Saturday, 31 May 2014

Defiance or a Dare?

Last year, "stunned" by the amount of revision in Geoffrey Hill’s Broken Hierarchies: Poems 1952-2012, David Williams penned a fascinating post on the nightmare now facing academics who have written about Hill's work:
What is Ricks to do about this, having now written on an apparently obsolete poem (in two books—see also his chapter in Lyon & McDonald)? He can’t revise his own critical work—the object of criticism has been in some way withdrawn. And what about others who have written on the original poem: what about me, hey, and Piers Pennington, and Michael O’Neill, and Peter Pegnall, and Charles Lock, and others? And what about future writers? Are we all bound not only to acknowledge the revision, but also to acknowledge the supremacy of the revision? And will Hill criticism have to endure a long period of deadening debate over the relative authority of the different versions and editions of the poems? And is this, in fact, the last word on all the poems 1952-2012, or should we expect corrections and revisions in the next printing?

Now, the evaluative question I’m avoiding is one on which Hill himself has had some sharp things to say, in a conversation with Peter McDonald [link]about poets revising their own work in later life. He asks Hill at the outset about good poets who have been consistent or prolific self-revisers. Hill says: “I can think off the top of my head of two or three. And all of them disastrous.” J. C. Ransom, W. H. Auden, and M. Moore were all “disastrous” in their late self-revisions, and in each case the revisions were “monstrous misjudgements” borne of “entirely unnecessary guilt,” and so moral as well as aesthetic failures. W. B. Yeats, though, “can be applauded on some but not all of his rewritings,” Hill says. “Reconceived, rethought, rewritten” is how McDonald characterizes Yeats’s late changes.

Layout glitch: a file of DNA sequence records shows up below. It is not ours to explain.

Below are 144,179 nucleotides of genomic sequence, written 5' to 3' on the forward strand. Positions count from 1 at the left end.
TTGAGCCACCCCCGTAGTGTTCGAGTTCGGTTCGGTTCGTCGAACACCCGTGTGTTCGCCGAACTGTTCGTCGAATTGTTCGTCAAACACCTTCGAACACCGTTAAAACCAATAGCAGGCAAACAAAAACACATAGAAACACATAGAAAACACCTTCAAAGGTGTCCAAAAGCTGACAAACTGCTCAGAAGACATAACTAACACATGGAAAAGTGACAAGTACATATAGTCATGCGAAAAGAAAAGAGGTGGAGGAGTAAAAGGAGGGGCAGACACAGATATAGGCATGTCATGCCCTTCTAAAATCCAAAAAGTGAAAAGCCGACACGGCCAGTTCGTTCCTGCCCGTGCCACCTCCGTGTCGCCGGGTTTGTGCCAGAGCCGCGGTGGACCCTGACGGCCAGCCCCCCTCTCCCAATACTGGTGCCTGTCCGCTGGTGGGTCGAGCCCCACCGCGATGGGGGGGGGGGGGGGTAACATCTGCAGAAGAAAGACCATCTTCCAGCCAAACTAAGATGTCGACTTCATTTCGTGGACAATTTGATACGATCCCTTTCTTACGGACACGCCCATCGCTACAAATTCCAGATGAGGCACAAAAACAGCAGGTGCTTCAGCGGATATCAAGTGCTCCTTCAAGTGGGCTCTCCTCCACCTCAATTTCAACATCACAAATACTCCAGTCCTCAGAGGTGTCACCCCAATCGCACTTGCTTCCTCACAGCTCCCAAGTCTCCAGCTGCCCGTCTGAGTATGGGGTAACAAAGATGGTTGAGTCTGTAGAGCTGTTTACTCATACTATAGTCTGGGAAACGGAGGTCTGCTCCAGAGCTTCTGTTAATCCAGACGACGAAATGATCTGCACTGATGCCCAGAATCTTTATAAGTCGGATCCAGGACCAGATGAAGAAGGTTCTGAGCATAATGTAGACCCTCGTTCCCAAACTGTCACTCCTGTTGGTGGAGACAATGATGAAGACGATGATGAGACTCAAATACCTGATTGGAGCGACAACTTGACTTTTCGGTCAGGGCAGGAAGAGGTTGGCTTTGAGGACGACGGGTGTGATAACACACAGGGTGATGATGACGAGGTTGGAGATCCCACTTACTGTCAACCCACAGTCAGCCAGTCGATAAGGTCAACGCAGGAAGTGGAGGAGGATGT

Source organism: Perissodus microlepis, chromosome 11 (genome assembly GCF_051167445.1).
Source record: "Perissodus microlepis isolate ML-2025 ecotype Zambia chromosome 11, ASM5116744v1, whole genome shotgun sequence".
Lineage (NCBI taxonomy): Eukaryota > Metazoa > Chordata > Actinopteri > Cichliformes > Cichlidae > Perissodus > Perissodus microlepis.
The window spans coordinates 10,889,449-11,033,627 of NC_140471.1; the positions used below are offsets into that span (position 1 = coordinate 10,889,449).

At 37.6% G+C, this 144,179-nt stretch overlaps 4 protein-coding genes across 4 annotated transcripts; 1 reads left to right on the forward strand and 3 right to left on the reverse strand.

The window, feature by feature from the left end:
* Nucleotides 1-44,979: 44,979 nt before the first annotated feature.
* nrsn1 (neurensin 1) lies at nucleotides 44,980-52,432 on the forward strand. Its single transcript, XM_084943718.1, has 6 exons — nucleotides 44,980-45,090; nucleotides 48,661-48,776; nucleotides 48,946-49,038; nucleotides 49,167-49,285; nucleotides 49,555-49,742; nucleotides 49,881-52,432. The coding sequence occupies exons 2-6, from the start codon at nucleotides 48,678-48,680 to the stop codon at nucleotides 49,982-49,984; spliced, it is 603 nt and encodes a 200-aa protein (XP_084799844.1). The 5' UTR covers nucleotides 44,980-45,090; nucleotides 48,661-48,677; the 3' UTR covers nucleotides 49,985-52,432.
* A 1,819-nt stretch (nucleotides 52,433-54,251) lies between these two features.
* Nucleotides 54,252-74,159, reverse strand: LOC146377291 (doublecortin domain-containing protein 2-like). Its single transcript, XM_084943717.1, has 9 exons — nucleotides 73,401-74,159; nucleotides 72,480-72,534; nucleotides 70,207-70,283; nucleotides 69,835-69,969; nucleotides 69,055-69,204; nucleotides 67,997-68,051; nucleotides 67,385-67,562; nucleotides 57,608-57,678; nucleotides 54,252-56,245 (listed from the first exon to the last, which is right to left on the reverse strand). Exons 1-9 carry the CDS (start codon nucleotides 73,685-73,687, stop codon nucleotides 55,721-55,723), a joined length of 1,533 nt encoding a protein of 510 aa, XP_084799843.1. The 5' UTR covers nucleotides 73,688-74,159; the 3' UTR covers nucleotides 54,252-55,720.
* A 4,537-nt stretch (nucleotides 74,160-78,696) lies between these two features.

Section “20″ of Comus certainly has been reconceived, rethought and rewritten in Broken Hierarchies, and my quick look through the Amazon text shows plenty of other major and minor changes in places both expected and unexpected. Is a variorum edition on the cards? Broken Hierarchies is already almost one thousand pages long. A thousand. Is this defiance or a dare?
Williams recently returned to the subject, explaining the confusion created by some altered line-breaks in a poem from Hill's Mercian Hymns.  Read it here.

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